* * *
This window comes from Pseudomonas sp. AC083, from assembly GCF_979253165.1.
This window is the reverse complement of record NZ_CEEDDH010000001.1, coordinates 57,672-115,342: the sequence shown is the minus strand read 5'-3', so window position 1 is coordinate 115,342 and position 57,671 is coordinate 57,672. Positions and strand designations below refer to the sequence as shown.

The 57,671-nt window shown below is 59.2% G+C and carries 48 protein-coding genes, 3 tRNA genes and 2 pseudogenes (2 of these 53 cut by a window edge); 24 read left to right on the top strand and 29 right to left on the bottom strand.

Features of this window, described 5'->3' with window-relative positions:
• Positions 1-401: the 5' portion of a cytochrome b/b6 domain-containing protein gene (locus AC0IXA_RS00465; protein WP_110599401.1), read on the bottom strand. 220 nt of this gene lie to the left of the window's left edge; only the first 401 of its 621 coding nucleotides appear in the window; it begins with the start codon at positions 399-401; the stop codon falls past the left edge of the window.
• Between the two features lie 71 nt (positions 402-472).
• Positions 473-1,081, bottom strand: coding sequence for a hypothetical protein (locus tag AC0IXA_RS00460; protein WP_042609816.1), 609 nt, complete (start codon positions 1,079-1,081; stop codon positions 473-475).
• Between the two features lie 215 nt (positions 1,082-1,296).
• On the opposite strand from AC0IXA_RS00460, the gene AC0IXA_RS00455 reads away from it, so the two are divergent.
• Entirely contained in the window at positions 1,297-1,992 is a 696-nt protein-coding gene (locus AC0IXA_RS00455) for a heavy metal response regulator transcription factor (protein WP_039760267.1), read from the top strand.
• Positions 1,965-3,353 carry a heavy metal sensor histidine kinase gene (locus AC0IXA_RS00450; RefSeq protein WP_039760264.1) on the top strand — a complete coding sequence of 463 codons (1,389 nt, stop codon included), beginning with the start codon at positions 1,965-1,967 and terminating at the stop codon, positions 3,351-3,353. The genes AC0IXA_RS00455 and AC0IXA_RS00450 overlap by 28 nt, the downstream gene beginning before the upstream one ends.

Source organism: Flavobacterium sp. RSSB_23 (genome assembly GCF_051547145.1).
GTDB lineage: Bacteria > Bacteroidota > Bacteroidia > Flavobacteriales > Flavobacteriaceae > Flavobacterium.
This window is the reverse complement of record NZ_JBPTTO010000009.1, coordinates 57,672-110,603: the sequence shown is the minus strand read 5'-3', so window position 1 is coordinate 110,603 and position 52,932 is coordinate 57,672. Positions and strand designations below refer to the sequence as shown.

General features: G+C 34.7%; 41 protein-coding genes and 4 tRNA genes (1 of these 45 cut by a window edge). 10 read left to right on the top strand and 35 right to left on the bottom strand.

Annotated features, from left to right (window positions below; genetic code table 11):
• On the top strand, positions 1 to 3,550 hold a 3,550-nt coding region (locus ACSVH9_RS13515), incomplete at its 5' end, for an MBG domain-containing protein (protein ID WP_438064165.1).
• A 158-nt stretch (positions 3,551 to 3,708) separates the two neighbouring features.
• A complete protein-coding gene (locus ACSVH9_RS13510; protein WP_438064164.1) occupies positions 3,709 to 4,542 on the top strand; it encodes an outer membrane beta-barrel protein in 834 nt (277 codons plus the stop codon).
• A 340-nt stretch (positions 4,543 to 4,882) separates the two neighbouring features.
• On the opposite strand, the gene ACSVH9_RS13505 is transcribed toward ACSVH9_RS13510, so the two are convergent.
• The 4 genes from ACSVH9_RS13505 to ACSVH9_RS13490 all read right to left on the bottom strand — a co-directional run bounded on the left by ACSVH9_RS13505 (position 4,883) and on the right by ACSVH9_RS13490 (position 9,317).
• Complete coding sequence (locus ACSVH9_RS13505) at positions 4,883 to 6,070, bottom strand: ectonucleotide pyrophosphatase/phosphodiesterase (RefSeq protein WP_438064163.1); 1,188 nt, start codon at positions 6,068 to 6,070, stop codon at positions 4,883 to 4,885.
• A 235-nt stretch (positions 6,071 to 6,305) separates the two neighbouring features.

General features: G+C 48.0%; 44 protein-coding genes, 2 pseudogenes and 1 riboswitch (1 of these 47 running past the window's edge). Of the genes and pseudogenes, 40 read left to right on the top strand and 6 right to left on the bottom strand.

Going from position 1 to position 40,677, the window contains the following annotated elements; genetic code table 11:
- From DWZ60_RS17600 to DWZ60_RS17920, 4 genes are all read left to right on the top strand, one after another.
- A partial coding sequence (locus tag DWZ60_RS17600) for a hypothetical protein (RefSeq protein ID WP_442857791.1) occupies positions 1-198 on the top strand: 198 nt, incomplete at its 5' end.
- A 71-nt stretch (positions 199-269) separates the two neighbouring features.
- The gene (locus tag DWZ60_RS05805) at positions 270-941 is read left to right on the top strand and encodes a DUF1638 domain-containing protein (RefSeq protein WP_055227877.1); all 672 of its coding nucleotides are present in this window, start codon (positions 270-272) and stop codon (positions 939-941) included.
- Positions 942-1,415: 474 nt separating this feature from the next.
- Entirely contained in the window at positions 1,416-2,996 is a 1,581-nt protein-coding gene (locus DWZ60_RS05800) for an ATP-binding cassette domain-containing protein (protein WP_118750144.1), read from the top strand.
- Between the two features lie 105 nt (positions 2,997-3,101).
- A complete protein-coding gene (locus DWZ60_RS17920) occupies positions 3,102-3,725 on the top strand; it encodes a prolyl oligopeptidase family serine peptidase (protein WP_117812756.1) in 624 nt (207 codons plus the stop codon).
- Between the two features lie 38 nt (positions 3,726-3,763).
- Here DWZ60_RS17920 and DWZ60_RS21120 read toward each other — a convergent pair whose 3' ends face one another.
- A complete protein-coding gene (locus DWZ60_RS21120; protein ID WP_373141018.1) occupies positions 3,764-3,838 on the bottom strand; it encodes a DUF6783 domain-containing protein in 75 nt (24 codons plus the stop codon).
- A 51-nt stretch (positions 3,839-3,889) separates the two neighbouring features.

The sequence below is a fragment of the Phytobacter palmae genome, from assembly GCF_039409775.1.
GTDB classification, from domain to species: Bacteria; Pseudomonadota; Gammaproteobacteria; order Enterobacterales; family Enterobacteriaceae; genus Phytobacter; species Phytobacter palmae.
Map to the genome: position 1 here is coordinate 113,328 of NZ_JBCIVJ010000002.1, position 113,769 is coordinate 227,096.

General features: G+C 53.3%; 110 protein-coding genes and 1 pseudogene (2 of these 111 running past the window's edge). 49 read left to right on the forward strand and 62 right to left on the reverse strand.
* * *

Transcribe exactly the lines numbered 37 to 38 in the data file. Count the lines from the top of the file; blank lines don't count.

- A complete protein-coding gene (locus DWZ60_RS21120; protein ID WP_373141018.1) occupies positions 3,764-3,838 on the bottom strand; it encodes a DUF6783 domain-containing protein in 75 nt (24 codons plus the stop codon).
- A 51-nt stretch (positions 3,839-3,889) separates the two neighbouring features.